The General Administrative Theorists were people who were just as upset with the condition of organizations as the Scientific Managers were with the condition of the work process. Just as workers had to learn their work on their own, so did administrators. This was very inefficient and often resulted in unfair practices.
The product of the General Administrative Theorists was the bureaucracy. Although in modern society a bureaucracy is looked down upon as being slow, clumsy, and unresponsive, it was created to prevent the excesses of its day. At the turn of the century there was no such thing as a personnel manual or staffing standards. People were treated unfairly by organizations because no rules prevented it. Work was duplicated and management by fiat was common.
One of these theorists was Henri Fayol, a French manager who created fourteen principles of management. Students reading Fayol's work often comment that it is only common sense. But it must be realized that when Fayol first created his principles, they were revolutionary. It is a testament to his vision that now these groundbreaking ideas are considered commonplace.
Fayol, as a practical manager stressed what must be in place to manage an organization effectively. His principles included: division of work, matching authority and responsibility, unity of command, subordination of the self for the organizational goals, centralized decision making (where appropriate), scalar authority chain from top of the organization to bottom. He even went so far as to lay out the groundwork for modern corporate motivational theory: fair wages, equity, stability of personnel, a desire for employee initiative and achieving esprit de corps.
Max Weber, a German sociologist, developed the concept of an ideal bureaucracy. In Weber's bureaucracy, labor was divided into simple, well-defined tasks, the firm was organized as a hierarchy with formal selection of office holders based on skills and training. The organization was run using formal rules and regulations impersonally: no favoritism was allowed. Finally, the bureaucracy was a professional organization. Managers were not owners of the process; they were professional officials of the organization.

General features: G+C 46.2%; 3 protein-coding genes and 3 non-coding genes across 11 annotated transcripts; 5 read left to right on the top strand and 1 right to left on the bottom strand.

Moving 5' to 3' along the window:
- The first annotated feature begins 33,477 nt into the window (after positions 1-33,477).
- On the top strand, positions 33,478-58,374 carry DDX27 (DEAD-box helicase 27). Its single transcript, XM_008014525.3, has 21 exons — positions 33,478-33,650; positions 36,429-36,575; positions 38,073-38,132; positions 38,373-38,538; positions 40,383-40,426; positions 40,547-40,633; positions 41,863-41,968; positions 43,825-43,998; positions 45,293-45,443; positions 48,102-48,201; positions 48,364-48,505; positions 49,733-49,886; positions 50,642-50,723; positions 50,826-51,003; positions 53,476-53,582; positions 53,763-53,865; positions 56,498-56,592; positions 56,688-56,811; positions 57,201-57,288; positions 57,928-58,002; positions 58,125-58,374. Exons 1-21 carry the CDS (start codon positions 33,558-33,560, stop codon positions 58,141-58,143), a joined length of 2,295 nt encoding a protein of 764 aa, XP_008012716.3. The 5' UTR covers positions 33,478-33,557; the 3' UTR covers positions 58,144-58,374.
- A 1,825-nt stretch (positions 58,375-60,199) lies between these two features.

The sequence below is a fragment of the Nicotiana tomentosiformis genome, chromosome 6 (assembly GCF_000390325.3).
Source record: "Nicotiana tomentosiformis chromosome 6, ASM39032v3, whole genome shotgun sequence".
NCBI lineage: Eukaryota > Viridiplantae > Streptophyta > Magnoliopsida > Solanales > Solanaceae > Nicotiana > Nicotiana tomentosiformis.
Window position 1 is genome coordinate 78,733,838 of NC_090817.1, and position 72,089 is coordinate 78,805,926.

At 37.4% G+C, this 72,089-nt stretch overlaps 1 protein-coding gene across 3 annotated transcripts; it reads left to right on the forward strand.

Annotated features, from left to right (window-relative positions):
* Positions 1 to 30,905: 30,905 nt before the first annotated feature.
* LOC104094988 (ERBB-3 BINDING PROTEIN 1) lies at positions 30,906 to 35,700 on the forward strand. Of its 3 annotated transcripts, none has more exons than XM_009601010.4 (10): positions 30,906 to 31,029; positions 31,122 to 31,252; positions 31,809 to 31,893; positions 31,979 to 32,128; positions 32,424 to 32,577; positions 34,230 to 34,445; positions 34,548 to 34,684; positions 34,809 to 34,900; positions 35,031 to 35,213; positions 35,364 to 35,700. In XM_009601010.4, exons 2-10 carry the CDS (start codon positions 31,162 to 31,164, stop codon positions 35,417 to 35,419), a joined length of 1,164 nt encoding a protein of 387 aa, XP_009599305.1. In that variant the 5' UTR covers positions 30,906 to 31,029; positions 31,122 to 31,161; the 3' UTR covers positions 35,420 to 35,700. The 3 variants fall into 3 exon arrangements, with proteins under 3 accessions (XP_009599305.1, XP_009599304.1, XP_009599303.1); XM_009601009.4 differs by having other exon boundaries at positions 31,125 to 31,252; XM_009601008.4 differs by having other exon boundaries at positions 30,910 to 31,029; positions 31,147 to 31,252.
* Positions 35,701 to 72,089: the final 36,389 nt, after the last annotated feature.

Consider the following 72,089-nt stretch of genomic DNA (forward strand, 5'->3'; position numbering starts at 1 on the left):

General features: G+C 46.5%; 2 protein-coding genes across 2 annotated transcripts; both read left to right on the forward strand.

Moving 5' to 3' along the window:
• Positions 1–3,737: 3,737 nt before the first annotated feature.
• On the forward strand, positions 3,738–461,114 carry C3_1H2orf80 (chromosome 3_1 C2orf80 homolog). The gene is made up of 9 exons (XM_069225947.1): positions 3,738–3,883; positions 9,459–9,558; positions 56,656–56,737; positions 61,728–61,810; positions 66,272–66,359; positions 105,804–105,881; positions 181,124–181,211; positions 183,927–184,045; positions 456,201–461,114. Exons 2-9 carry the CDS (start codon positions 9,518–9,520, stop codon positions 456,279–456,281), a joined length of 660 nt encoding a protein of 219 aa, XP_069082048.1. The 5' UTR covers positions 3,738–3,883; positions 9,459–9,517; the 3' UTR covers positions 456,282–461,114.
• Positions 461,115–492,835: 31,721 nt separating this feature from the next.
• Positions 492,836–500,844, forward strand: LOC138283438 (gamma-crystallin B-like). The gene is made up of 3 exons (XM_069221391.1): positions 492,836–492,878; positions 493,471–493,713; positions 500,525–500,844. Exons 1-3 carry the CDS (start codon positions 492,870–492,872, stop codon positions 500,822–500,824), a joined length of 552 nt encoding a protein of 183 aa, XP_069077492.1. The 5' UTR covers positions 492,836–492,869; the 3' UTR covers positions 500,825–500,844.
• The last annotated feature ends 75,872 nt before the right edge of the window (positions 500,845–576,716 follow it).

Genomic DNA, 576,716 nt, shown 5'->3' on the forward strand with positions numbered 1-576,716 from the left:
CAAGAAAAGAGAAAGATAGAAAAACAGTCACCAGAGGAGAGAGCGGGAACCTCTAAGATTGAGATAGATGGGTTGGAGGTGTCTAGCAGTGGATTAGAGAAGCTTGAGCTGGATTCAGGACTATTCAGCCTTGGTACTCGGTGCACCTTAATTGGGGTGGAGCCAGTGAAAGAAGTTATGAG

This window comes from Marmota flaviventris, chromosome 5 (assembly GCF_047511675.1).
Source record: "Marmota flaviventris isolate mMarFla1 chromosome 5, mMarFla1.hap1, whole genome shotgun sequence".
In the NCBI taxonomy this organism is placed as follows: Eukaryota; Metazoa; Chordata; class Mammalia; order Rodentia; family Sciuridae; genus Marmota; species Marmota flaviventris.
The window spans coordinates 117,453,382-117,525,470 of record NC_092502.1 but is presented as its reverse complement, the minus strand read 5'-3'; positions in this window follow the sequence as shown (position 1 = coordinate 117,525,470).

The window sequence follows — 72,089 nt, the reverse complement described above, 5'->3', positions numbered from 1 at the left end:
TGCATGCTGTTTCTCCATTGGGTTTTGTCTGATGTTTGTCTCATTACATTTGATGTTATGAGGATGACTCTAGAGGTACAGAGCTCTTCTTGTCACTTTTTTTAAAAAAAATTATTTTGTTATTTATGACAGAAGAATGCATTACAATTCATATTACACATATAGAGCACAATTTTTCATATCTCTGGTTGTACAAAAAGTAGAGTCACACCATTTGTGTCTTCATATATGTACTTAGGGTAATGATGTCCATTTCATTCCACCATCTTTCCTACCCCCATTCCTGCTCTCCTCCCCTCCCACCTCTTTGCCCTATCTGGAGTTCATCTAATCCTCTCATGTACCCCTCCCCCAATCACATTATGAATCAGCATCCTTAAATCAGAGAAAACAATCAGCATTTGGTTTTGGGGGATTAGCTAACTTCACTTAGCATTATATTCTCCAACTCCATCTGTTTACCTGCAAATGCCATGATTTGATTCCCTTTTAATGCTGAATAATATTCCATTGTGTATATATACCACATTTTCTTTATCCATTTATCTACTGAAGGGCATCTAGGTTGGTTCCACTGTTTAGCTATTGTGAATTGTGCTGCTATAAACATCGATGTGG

Weber's bureaucracy still exists today, and while perhaps not the most efficient form of organization in all cases, it does do what it was designed to do. It fairly and effectively accomplishes organizational goals without favoritism.
The last General Administrative Theorist we will discuss is Ralph C. Davis, another practicing manager, whose gift to the future was describing the "organic" functions of management: planning, organizing and controlling. The modern study of management is founded on Davis' pioneering work.
3. The Quantitative Approach to Management
One unique approach that built upon the work of both Scientific Management and the General Administrative Theorists developed in the Ford Motor Company after World War II. Here managers used statistical methods and modeling on real life production problems to determine optimum solutions. One current outgrowth of this approach to management is TQM, a management philosophy based on statistics that attempts to control variance within a production system using statistical methods.
C. Introduction to Organizational Behavior
In the last topic we discussed the management theories which either recreated the way work was done or the organizations within which the work was being done. Now we are going to focus on the people who actually get the work done. The study of people working together is called Organizational Behavior.
There were many early theorists who described people at work, but the real watershed in the field was a series of scientific studies conducted at the Hawthorne plant of the Western Electric Company Works in Cicero, Illinois in the 1930's.
1. The Hawthorne Studies As we discussed earlier, the Scientific Management theorists were attempting to find the "one best way" to accomplish work. The engineers at the Hawthorne plant were attempting to determine the best level of illumination in the production area to get maximum production at the lowest cost for illumination. They used the best scientific method to determine this level, an experimental and a control group. What they found however was the production was not directly related to illumination. They were unable to determine the cause of the increase in production.
Elton Mayo, a Harvard professor, was brought in on the project and an entire series of experiments were conducted over five years. The crux of the project was that there was a force at work in the experiment beyond those considered by the original researchers: human nature. The